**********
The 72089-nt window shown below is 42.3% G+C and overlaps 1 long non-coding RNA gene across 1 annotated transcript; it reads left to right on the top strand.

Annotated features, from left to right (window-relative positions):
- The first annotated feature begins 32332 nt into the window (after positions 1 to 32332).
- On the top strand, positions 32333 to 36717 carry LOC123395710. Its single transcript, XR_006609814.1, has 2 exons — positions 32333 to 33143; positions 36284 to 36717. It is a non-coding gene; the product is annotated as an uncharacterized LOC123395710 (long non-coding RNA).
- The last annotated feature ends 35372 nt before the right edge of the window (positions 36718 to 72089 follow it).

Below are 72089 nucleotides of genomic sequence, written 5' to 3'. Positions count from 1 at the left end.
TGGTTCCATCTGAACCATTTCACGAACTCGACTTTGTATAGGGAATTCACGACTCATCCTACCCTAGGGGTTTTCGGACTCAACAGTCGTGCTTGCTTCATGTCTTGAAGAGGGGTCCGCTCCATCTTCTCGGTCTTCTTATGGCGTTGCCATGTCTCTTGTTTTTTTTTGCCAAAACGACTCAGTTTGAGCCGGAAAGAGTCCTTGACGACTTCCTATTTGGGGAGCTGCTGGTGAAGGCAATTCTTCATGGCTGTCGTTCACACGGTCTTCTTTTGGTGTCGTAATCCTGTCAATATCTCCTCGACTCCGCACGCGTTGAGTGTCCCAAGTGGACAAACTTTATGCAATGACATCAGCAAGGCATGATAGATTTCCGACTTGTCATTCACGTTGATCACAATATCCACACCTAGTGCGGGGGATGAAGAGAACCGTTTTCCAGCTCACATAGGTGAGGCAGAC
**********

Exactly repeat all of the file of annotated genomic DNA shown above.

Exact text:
The 72089-nt window shown below is 42.3% G+C and overlaps 1 long non-coding RNA gene across 1 annotated transcript; it reads left to right on the top strand.

Annotated features, from left to right (window-relative positions):
- The first annotated feature begins 32332 nt into the window (after positions 1 to 32332).
- On the top strand, positions 32333 to 36717 carry LOC123395710. Its single transcript, XR_006609814.1, has 2 exons — positions 32333 to 33143; positions 36284 to 36717. It is a non-coding gene; the product is annotated as an uncharacterized LOC123395710 (long non-coding RNA).
- The last annotated feature ends 35372 nt before the right edge of the window (positions 36718 to 72089 follow it).

Below are 72089 nucleotides of genomic sequence, written 5' to 3'. Positions count from 1 at the left end.
TGGTTCCATCTGAACCATTTCACGAACTCGACTTTGTATAGGGAATTCACGACTCATCCTACCCTAGGGGTTTTCGGACTCAACAGTCGTGCTTGCTTCATGTCTTGAAGAGGGGTCCGCTCCATCTTCTCGGTCTTCTTATGGCGTTGCCATGTCTCTTGTTTTTTTTTGCCAAAACGACTCAGTTTGAGCCGGAAAGAGTCCTTGACGACTTCCTATTTGGGGAGCTGCTGGTGAAGGCAATTCTTCATGGCTGTCGTTCACACGGTCTTCTTTTGGTGTCGTAATCCTGTCAATATCTCCTCGACTCCGCACGCGTTGAGTGTCCCAAGTGGACAAACTTTATGCAATGACATCAGCAAGGCATGATAGATTTCCGACTTGTCATTCACGTTGATCACAATATCCACACCTAGTGCGGGGGATGAAGAGAACCGTTTTCCAGCTCACATAGGTGAGGCAGAC